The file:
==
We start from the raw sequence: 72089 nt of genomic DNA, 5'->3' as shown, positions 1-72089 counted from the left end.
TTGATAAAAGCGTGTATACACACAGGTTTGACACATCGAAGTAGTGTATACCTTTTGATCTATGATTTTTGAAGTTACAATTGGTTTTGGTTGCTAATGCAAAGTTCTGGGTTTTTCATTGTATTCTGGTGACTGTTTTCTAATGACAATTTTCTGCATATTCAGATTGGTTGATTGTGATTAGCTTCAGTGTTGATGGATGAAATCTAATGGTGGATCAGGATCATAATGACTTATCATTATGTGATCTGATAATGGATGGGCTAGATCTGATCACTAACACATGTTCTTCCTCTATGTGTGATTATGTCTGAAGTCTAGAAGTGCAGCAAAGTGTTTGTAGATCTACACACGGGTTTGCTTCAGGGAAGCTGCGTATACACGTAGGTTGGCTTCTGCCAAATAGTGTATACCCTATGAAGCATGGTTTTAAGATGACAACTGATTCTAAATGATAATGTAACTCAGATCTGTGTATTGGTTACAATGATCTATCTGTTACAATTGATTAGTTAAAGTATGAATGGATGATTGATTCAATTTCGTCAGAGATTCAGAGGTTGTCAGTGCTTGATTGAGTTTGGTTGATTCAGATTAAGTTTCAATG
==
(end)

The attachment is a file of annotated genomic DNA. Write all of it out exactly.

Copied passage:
We start from the raw sequence: 72089 nt of genomic DNA, 5'->3' as shown, positions 1-72089 counted from the left end.
TTGATAAAAGCGTGTATACACACAGGTTTGACACATCGAAGTAGTGTATACCTTTTGATCTATGATTTTTGAAGTTACAATTGGTTTTGGTTGCTAATGCAAAGTTCTGGGTTTTTCATTGTATTCTGGTGACTGTTTTCTAATGACAATTTTCTGCATATTCAGATTGGTTGATTGTGATTAGCTTCAGTGTTGATGGATGAAATCTAATGGTGGATCAGGATCATAATGACTTATCATTATGTGATCTGATAATGGATGGGCTAGATCTGATCACTAACACATGTTCTTCCTCTATGTGTGATTATGTCTGAAGTCTAGAAGTGCAGCAAAGTGTTTGTAGATCTACACACGGGTTTGCTTCAGGGAAGCTGCGTATACACGTAGGTTGGCTTCTGCCAAATAGTGTATACCCTATGAAGCATGGTTTTAAGATGACAACTGATTCTAAATGATAATGTAACTCAGATCTGTGTATTGGTTACAATGATCTATCTGTTACAATTGATTAGTTAAAGTATGAATGGATGATTGATTCAATTTCGTCAGAGATTCAGAGGTTGTCAGTGCTTGATTGAGTTTGGTTGATTCAGATTAAGTTTCAATG